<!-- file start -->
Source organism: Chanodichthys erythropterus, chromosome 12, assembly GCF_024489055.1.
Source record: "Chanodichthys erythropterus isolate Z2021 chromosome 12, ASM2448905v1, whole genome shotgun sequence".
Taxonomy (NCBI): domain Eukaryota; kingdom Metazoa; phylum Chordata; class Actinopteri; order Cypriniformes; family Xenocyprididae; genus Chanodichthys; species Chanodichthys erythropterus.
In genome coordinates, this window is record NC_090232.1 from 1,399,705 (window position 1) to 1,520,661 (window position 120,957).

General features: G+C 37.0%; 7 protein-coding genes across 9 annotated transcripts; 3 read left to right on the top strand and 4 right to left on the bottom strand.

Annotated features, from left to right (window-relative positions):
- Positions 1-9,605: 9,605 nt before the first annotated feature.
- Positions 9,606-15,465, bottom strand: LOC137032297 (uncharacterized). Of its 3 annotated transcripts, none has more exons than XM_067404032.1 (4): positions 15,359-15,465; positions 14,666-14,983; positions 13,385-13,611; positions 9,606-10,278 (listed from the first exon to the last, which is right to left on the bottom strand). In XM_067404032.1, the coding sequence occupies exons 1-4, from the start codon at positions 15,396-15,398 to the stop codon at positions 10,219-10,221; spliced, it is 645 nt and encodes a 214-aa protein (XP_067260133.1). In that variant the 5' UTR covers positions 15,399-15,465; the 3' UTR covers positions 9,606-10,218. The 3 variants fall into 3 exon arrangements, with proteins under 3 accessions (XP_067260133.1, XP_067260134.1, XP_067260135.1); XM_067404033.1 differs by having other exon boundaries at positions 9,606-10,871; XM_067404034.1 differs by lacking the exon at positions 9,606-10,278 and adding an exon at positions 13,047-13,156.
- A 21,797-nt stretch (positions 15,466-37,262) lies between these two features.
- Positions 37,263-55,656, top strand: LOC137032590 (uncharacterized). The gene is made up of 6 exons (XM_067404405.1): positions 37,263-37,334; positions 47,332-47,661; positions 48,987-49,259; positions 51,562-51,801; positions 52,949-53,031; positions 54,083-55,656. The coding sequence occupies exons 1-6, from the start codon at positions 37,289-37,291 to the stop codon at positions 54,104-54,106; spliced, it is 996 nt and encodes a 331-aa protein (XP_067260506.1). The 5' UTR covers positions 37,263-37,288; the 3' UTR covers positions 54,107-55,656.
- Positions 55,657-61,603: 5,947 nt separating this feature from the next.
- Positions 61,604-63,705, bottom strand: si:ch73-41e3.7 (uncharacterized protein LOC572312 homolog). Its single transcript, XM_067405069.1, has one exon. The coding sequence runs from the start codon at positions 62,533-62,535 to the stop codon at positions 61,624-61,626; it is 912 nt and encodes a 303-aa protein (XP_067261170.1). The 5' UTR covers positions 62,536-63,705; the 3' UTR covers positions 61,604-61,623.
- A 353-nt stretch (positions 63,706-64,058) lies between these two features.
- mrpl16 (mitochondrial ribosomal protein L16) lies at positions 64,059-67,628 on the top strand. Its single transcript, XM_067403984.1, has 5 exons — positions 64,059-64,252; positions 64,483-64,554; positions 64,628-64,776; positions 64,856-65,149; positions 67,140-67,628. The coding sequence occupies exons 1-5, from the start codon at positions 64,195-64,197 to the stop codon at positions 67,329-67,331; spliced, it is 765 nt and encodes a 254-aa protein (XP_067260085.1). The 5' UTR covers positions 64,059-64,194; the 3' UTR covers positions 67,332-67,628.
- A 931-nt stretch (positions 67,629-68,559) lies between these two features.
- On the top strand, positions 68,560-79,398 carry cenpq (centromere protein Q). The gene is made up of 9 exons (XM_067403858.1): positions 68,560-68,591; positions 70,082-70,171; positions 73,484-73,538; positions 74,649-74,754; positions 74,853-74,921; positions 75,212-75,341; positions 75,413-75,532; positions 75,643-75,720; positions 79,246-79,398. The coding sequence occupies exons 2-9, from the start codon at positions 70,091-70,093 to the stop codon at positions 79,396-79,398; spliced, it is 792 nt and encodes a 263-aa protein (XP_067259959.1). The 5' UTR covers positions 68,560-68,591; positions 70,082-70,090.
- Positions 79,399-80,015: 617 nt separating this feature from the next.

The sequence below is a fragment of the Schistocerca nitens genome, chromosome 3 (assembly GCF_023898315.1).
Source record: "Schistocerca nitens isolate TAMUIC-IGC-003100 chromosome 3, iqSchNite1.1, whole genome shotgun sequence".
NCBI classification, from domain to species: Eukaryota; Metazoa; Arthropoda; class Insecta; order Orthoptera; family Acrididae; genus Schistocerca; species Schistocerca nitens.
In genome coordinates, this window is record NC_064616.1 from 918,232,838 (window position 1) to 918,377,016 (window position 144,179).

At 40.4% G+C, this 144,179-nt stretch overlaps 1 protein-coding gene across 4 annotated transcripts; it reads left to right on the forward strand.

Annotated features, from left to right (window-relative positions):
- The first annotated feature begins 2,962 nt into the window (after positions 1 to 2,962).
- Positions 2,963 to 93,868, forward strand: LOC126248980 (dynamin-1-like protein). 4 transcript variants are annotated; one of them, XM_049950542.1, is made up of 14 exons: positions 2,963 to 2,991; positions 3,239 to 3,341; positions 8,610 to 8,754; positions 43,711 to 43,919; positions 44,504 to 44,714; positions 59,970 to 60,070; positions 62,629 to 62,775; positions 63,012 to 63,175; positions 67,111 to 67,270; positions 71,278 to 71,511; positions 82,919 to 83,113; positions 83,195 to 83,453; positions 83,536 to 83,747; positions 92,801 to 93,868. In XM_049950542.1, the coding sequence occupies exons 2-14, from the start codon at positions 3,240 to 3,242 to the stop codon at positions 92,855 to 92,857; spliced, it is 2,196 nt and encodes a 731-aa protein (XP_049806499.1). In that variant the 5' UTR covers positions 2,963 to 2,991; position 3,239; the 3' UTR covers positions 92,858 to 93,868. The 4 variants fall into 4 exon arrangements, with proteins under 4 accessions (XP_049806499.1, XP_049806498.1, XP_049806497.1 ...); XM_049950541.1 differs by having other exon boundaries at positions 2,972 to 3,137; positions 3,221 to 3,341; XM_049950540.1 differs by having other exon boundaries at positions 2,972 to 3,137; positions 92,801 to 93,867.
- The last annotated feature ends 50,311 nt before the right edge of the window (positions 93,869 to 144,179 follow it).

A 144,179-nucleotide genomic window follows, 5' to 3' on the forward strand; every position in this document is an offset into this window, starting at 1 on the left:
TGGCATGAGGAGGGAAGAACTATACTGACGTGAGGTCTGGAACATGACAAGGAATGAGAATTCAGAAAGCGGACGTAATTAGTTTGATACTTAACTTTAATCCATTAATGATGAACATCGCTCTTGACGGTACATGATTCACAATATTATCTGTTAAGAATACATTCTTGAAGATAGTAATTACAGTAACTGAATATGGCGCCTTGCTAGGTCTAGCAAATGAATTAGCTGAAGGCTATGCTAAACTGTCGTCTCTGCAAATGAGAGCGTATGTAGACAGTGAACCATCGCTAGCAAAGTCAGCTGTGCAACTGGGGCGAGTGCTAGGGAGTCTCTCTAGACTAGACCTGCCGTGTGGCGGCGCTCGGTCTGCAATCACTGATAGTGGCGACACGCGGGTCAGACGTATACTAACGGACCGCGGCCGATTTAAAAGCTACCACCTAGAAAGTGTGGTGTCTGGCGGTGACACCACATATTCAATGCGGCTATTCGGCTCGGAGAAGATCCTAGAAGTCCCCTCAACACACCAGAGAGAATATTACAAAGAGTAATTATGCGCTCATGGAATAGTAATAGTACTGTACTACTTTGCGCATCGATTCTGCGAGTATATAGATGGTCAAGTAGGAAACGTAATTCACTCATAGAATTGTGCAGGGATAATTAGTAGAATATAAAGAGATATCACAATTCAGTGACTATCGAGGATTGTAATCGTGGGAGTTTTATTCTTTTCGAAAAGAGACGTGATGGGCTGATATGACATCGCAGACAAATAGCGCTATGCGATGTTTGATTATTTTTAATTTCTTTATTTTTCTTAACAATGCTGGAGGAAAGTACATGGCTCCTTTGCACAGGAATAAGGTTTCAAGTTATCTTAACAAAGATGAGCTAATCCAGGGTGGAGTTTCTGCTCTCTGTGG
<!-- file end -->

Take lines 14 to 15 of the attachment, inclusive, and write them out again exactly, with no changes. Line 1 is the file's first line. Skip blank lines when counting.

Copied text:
- mrpl16 (mitochondrial ribosomal protein L16) lies at positions 64,059-67,628 on the top strand. Its single transcript, XM_067403984.1, has 5 exons — positions 64,059-64,252; positions 64,483-64,554; positions 64,628-64,776; positions 64,856-65,149; positions 67,140-67,628. The coding sequence occupies exons 1-5, from the start codon at positions 64,195-64,197 to the stop codon at positions 67,329-67,331; spliced, it is 765 nt and encodes a 254-aa protein (XP_067260085.1). The 5' UTR covers positions 64,059-64,194; the 3' UTR covers positions 67,332-67,628.
- A 931-nt stretch (positions 67,629-68,559) lies between these two features.